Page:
Universal Declaration of Human Rights and Democracy In Today’s Schools
International Conference - 24-28 September 1997, Primorsco, Bulgaria
Student groups, together with teachers from Bulgaria, Romania, Russia, some NGO representatives, European Council members and Open Education representatives participated the conference on the Universal Declaration of Human Rights and Democracy in Today’s School held between 24-28 September 1997 in Primorsko, Bulgaria.
Subjects covered were studied in workshops. Participating student groups included high-school students previously educated earlier in their country about citizenship and human rights. For example, linked to a project of Open Education Centre in Bulgaria, university students are educated on various subjects, and they educate high-school students in summer-camps and weekend seminars. In Romania, teenagers between 13 and 15 years of age were educated on the main subject in summer-camps by volunteering NGO groups, and youth self-government councils were established in every city. Participants from Russia did not have so much experience.
Debates were held between workshops. Introduced techniques were different from the formal debate, for example, the Parliamentary Debate. These techniques determine both sides of the subject in discussion and allow the audience to speak. One of the debate topics was “citizenship education must be an obligatory course”. Besides this, topics such as “what can we do when our rights are violated at school?”, “parents, students, teachers and human rights”, “is there a limit for human rights?” were designated. Groups had discussions on the problems. Other adults participated in the meetings from time to time. As the teenagers determined the rules of speech, the discussions took place without dispersion.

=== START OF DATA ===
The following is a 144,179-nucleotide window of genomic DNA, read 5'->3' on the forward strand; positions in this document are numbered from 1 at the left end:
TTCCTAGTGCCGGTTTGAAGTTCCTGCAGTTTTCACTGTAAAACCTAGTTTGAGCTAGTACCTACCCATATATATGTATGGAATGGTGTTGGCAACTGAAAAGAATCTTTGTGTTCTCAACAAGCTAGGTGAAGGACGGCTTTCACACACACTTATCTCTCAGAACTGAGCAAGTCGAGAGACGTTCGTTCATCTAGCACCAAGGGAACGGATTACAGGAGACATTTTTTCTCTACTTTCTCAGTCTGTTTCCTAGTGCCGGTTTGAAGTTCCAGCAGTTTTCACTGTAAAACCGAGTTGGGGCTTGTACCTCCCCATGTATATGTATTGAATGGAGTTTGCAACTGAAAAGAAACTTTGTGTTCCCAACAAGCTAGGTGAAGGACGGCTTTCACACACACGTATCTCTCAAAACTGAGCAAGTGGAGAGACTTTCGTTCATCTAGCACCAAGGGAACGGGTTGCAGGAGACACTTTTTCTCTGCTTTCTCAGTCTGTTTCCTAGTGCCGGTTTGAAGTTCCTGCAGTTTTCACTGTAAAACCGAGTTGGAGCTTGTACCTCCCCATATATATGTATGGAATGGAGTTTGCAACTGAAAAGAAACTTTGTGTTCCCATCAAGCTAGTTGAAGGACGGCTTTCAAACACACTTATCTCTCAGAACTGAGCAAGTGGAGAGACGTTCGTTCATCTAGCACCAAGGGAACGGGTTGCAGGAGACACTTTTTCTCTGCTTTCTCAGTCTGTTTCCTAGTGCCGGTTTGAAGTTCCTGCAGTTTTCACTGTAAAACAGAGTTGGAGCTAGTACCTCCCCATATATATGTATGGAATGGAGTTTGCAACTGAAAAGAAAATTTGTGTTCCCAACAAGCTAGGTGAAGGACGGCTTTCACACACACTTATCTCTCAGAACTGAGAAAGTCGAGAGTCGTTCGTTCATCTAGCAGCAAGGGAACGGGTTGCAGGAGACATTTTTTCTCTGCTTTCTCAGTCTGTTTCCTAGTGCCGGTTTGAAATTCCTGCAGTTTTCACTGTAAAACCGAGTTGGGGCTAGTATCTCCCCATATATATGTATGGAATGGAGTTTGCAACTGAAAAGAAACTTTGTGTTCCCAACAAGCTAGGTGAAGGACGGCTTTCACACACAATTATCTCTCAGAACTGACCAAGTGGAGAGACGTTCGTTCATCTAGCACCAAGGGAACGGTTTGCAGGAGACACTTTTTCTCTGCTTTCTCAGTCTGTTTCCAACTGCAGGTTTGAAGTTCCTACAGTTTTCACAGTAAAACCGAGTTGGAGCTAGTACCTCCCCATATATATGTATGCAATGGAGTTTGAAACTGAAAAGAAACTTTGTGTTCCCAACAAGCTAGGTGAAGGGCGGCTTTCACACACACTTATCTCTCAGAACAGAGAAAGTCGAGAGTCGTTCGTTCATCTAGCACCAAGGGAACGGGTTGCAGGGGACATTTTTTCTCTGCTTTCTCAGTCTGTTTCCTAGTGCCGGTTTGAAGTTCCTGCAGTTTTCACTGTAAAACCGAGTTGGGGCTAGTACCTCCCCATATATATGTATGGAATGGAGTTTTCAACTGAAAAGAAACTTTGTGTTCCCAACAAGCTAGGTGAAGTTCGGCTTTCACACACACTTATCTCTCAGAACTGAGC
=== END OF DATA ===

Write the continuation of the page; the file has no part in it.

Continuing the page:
NGO representatives, European Council members, teachers and ourselves have all informed each other about books, in particular the books by an NGO in Russia, the Moscow School of Human Rights, which were very good in terms of the subject under discussion. Those books aiming to teach human rights at young ages with fairy tales and pictures were worth seeing.